Joshua Tree National Park

Joshua Tree National Park-3


Joshua trees (Yucca brevifolia) are a member of the agave family.  Their unusual features add more drama to the parched beauty of the desert but what is impressive is the fact that these tall trees are older than they look.  Starting from seed, a Joshua tree may grow several inches during the first five years but, on average, will grow only one half inch per year thereafter.  I’ve yet to see the tallest tree in the park–about 40 feet tall–which is thought to be 300 years old…something to look forward to on my next visit.


Joshua Tree National Park-4

Joshua Tree National Park-2




Homemade Almond Butter


I was anxious to return to the kitchen yesterday but flying has a way of zapping your energy.  Even with my husband piloting the plane and me simply acting as backup navigator the 2 hour + flight can be extremely tiring.  Maybe it’s being at altitude (we do use supplemental oxygen) or maybe it’s the nonstop activity starting a day or two before we leave but I couldn’t stay awake last night–I went to bed at 7 pm!

Today, rested and recharged, I made up for lost time by preparing three recipes.  Well, if you can call this one a recipe.  I needed nut butter for the first item on my to-cook list (I wanted something other than peanut butter) and didn’t feel like leaving the house for just one thing.  I resorted to using my husband’s stash of almonds (he roasted 10 pounds last weekend), figuring he wouldn’t miss a few cups.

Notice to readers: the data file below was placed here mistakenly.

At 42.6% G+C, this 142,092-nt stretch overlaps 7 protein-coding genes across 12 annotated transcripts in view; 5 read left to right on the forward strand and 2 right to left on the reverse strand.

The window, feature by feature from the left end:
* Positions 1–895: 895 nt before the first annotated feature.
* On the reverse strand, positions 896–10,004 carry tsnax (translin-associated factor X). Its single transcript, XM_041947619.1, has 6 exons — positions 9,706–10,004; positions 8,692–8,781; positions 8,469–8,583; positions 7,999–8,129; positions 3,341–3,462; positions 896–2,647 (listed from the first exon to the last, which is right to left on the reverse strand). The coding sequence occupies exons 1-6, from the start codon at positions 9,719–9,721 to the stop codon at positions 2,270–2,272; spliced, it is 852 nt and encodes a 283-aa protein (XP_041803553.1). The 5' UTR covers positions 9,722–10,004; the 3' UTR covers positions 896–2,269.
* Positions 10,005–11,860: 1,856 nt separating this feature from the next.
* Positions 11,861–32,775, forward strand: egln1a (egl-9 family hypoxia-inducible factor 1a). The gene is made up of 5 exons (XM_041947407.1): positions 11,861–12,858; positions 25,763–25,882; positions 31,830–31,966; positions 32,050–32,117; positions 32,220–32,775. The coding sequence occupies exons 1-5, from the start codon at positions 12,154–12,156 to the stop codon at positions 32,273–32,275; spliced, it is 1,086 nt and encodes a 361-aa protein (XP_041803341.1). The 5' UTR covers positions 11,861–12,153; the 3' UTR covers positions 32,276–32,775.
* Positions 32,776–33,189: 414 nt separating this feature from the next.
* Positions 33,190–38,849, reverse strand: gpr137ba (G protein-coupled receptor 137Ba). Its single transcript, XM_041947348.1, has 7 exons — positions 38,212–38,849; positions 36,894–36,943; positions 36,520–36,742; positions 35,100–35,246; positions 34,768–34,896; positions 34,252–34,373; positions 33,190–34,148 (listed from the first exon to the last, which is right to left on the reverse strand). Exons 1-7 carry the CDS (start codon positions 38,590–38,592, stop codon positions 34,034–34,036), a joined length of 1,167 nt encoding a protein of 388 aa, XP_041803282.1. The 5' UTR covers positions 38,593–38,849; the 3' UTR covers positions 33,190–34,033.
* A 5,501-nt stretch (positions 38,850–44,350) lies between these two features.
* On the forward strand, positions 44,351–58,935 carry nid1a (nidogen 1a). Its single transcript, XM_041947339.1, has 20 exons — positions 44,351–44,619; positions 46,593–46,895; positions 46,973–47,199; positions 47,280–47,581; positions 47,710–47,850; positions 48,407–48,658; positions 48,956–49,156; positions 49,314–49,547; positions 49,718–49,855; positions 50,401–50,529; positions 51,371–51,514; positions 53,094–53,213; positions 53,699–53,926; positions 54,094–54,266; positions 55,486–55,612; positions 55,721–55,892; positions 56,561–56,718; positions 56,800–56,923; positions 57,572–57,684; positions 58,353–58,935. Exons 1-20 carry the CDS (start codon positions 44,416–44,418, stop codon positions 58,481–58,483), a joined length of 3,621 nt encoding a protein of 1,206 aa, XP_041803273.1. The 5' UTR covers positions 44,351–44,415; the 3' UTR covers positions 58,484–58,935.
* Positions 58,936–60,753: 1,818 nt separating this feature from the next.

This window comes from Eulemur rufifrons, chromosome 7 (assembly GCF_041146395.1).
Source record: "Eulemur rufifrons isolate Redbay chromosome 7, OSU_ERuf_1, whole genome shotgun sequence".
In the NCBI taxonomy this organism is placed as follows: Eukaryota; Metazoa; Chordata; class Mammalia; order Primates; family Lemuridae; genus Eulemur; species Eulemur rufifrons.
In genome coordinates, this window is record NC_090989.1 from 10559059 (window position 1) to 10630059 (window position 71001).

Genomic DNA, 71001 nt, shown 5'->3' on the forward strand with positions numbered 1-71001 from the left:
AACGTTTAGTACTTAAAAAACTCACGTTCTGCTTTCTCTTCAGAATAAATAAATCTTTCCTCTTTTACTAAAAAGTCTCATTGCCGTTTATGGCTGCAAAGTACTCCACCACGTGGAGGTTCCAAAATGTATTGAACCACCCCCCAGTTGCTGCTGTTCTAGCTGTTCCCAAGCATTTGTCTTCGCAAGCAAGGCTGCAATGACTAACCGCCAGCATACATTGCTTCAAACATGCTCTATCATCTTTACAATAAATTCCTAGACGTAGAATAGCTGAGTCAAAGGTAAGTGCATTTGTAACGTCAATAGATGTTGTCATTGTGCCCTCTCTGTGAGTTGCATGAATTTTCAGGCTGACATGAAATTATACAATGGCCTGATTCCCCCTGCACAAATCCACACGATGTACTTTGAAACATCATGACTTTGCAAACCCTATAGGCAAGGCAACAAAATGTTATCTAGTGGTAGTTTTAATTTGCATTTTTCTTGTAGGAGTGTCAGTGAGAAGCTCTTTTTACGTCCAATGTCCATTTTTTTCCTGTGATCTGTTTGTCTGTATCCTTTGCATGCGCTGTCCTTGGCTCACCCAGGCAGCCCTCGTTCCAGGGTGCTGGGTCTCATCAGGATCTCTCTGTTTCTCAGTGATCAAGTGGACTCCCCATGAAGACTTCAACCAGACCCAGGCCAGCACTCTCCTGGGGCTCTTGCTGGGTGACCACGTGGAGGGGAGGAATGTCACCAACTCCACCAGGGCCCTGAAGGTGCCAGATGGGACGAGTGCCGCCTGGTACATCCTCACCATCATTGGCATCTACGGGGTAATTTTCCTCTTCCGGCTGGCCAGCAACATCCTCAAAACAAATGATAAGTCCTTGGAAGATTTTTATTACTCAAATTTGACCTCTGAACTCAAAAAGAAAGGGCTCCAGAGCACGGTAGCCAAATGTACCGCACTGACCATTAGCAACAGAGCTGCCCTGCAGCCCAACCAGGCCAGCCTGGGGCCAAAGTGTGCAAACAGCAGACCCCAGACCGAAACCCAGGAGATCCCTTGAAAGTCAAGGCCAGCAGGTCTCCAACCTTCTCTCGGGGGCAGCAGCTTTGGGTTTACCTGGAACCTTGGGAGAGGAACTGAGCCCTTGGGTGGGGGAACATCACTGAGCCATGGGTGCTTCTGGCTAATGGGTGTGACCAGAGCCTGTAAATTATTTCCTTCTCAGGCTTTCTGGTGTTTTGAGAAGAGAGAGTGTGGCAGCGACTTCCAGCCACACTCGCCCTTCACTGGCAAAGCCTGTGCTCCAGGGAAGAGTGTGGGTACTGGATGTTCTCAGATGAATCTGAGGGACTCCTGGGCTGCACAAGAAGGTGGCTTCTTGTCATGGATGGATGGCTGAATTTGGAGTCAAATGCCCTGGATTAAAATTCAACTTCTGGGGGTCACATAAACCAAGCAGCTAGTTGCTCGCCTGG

In no time at all I had this gorgeous, smooth and tasty almond butter.  The split images above show the progression from the first stage to the last.  2 1/2 cups of almonds took less than 15 minutes to process.  I’ve read that roasted almonds require a slightly shorter processing time so keep this in mind if you use raw almonds.  I recommend that you use roasted anyway–the butter has a little more depth this way. It will be hard to go back to store-bought almond butter after trying it yourself at home.  And you know what?  It’s so easy—and so much cheaper–that there’s no reason to ever buy it again.